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Overcooked beans

I recently decided to try to switch from canned beans to dried beans. I soaked a pound of cannelloni beans overnight in cold water and then cooked them in the crock pot during the day. I must have had them in there on slow for about 10 hours. Too long, I know. But they really fell apart. My first question is: can I save these beans for anything or do I have to just toss them? Second, are beans very unforgiving when you cook them? Do you have to pay close attention as you would with pasta? Thank you.

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      1. Dips & spreads. Consider that hummus is just one variety of bean dip. Many directions you can go.

        1. Soup is a great idea.

          I use cannelini beans in a sort of hummus-ish spread. Garlic, lemon, rosemary, red pepper flakes, salt and pepper go in with the beans in the food processor, and then a bit of olive oil. It's FAB on crusty bread or as a dip for crudites.

          If it's convenient to put them in the crockpot for ten hours, give some thought to not soaking them and just doubling up on the water. Well-soaked, though, they really only need an hour or a bit more on the stove unless they're REALLY old and dry. You might try soaking them during the day while you're at work or whatever and then cooking them when you get home. Good luck!

          1. I did the same thing with red beans not too long ago, and got some great responses from the Hounders. Do a search for "overcooked beans" and you'll find my original post. I found that they came out really great in enchilladas, and burritos would work as well.

            1. In my house, we'd heat up some oil with a little bacon fat, saute some minced onion and garlic in it, then add the beans and mash with a potato masher. Delicious refried beans. Yeah, they're the wrong type of bean, but they will still taste good.

              In Texas, they do a pinto bean pie (sweet) that is really fantastic. If you didn't use too many savory seasonings in your beans, I'll bet you could even make that. You could also puree them, freeze them in small batches and use them to thicken or add protein to soups.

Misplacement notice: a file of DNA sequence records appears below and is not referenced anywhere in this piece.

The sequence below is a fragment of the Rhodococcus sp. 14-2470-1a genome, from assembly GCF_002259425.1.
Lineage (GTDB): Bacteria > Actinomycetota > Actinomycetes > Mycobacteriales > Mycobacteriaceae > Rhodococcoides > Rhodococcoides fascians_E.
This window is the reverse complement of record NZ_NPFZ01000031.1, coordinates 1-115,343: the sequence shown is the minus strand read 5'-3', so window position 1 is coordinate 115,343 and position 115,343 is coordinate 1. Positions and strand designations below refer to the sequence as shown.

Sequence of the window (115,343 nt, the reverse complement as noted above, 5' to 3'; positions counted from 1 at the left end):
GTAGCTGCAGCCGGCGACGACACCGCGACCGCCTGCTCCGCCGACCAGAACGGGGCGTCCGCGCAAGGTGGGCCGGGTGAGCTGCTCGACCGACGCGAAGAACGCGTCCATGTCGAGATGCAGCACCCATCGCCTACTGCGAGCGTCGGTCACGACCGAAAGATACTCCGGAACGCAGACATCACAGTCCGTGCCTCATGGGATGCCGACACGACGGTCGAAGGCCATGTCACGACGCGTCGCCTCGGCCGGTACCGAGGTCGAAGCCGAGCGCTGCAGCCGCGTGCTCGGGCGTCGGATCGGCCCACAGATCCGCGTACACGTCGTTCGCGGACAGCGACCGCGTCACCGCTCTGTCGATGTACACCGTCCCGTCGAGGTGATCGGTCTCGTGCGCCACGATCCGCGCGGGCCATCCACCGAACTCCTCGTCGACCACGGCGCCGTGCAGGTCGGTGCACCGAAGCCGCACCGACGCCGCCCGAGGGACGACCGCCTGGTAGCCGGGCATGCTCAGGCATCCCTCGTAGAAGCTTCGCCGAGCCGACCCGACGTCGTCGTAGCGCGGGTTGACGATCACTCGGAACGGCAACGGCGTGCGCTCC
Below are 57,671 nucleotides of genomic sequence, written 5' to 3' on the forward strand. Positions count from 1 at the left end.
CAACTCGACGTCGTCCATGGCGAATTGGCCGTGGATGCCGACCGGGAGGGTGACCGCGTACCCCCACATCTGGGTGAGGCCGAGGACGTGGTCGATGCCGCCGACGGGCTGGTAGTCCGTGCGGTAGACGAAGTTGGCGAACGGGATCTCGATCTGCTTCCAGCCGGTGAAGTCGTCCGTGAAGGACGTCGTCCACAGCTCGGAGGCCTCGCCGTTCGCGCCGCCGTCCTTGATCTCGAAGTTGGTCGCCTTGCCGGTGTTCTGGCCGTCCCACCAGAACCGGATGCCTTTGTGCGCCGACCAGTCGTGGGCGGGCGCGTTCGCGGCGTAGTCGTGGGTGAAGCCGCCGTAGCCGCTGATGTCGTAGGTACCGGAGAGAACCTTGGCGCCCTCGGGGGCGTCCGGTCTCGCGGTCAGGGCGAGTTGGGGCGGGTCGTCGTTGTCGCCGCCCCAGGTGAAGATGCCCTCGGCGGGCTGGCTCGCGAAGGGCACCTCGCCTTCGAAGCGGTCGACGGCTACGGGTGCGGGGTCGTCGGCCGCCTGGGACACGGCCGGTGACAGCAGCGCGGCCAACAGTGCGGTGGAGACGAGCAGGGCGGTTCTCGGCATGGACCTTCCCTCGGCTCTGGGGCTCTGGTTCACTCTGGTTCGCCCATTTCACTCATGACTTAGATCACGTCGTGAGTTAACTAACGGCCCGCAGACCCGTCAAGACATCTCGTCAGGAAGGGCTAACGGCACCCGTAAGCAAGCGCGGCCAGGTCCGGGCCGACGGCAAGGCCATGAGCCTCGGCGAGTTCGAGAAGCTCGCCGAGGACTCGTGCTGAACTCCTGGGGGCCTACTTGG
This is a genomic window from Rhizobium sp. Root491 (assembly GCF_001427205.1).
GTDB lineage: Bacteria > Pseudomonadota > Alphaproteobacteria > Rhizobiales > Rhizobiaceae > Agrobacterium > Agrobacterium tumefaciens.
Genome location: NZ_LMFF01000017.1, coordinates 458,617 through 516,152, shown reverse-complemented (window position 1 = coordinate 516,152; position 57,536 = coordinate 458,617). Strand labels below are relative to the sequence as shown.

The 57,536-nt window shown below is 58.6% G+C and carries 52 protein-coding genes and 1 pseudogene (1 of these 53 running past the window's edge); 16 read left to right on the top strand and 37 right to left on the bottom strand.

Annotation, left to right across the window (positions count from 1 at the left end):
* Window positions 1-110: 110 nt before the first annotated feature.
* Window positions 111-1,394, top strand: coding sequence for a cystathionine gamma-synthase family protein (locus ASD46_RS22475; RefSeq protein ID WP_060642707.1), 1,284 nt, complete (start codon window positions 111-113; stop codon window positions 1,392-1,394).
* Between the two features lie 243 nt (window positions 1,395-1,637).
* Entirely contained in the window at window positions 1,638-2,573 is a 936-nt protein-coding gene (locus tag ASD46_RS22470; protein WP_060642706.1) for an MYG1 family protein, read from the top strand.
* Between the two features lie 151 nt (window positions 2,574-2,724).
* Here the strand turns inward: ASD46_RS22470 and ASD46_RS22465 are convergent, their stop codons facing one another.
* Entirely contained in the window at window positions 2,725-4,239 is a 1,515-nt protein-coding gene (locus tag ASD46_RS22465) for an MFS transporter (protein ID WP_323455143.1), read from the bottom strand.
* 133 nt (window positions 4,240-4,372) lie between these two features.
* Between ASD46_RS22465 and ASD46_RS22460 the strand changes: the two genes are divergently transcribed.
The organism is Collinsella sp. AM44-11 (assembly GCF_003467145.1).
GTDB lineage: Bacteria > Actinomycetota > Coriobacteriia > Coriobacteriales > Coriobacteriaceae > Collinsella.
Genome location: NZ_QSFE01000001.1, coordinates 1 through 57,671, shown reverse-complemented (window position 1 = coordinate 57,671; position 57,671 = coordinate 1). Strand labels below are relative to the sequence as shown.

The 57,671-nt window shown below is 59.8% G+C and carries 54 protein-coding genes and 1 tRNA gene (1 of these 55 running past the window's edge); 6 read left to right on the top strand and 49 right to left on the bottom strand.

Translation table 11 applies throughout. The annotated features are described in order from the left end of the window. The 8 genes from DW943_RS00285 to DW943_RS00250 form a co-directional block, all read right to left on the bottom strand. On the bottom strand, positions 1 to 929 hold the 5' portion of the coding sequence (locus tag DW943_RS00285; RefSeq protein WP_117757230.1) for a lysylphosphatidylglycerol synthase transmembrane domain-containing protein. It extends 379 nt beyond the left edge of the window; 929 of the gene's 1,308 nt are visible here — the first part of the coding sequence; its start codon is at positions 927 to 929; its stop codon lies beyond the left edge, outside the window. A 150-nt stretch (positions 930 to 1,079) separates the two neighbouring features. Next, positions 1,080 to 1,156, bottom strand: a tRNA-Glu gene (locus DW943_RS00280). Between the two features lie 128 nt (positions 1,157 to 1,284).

I've also made a hummus like the one LauraGrace describes above, and it is excellent.

              1 Reply
              1. re: Isolda

                You are the first person I've ever heard outside my family and friends who knows about a pinto bean pie. I found the recipe over 20 years ago in a cookbook of local recipes published by the newspaper here. I had to try it for my son and his friends, who were at the age when farting was a lot of fun. It truly makes a beautiful pie but it was Godawful. No one could eat it. It was just like a bunch of sugar dumped in beans.This has been an ongoing joke of the worst possible thing to try to eat with us. We thought someone had made the recipe up to see if they could get it printed.I am amazed.

              2. My favorite thing to do with white beans of all time is a mash, which I bet would be fine with overcooked beans if they're already falling apart anyway.

                MASHED WHITE BEANS
                I usually start by sauteing lots of minced garlic in olive oil in a small saucepan until just tender, then adding minced fresh herbs (whatever is on hand, my favorite is either rosemary or sage in the winter, and lemon thyme in the summer), a pinch of red pepper flakes, and S&P. Cook together for just a few seconds before adding the beans. I stir a few times to start heating up the beans, then get to mashing. I like mine pretty smooth, so I usually use my immersion blender. When I serve I usually sprinkle some more fresh herbs on top and a drizzle of good olive oil and put it alongside just about anything, but my favorite of all time is sauteed greens (broccoli raab is my fav because the sharpness really helps cut through the richness of the beans) and a nice link of Italian sausage. Might be my favorite dinner of all time.

                2 Replies
                1. re: GardenFresh

                  I second the rec for mashed white beans. But I would mix in the sauteed greens, thin out with a little veg. broth, and serve on pasta. It's definitely one of my favorite meals. I do it with canned organic white beans all the time - I just mash them up with the sauteed garlic.

                  1. re: cathyeats

                    Thanks everyone!!! I definitely won't be tossing them. So many great ideas I'm looking forward to trying.

                2. I find that cooking dried beans is always a bit of a crapshoot. You do have to watch them and you do have to allow for an hour or more extra cooking time that might be necessary. I also find that a pressure cooker tends to make it more of a crapshoot due to the rapid cooking time and closed conditions.

                  Even if you intend to puree the beans, you still shouldn't let them get too mushy because all the absorbed water can make the puree thin and insipid.

                  1 Reply
                  1. re: sushigirlie

                    I'll speak up for the slow cooker here. If you cook on low, the time between 'doneness checks' is longer than stovetop. Check every half hour or 15 minutes when cooking on high. I only cook dried chickpeas in the pressure cooker since the target is usually hummus.